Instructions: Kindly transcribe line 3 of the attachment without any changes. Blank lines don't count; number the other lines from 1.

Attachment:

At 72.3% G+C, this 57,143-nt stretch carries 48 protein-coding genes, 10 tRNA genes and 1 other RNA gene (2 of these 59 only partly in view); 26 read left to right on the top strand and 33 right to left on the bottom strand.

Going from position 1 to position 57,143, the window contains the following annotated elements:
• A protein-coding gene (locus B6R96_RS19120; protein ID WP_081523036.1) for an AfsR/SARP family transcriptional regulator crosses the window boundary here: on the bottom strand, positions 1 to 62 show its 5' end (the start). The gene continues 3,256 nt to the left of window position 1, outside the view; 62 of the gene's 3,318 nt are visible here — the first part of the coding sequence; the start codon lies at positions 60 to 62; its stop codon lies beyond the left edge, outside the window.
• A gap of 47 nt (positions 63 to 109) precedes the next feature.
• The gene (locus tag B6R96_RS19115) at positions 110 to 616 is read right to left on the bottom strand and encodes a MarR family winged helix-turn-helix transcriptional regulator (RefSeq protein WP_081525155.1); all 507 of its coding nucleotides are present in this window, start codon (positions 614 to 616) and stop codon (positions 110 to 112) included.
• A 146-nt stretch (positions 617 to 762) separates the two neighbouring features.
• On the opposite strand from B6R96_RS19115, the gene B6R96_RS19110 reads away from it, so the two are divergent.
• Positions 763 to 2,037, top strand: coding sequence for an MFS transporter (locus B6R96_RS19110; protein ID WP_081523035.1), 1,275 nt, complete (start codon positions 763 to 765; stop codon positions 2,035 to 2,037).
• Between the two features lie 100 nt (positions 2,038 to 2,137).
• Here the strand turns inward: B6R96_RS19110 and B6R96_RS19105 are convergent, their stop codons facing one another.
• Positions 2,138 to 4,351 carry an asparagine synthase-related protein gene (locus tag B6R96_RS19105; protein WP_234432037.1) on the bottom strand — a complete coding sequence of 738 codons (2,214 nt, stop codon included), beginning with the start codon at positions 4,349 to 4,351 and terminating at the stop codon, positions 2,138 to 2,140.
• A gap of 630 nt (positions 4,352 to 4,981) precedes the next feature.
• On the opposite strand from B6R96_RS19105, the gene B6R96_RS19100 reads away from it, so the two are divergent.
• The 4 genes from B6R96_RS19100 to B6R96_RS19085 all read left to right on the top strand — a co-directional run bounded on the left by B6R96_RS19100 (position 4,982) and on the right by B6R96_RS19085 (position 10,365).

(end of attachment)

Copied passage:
• A protein-coding gene (locus B6R96_RS19120; protein ID WP_081523036.1) for an AfsR/SARP family transcriptional regulator crosses the window boundary here: on the bottom strand, positions 1 to 62 show its 5' end (the start). The gene continues 3,256 nt to the left of window position 1, outside the view; 62 of the gene's 3,318 nt are visible here — the first part of the coding sequence; the start codon lies at positions 60 to 62; its stop codon lies beyond the left edge, outside the window.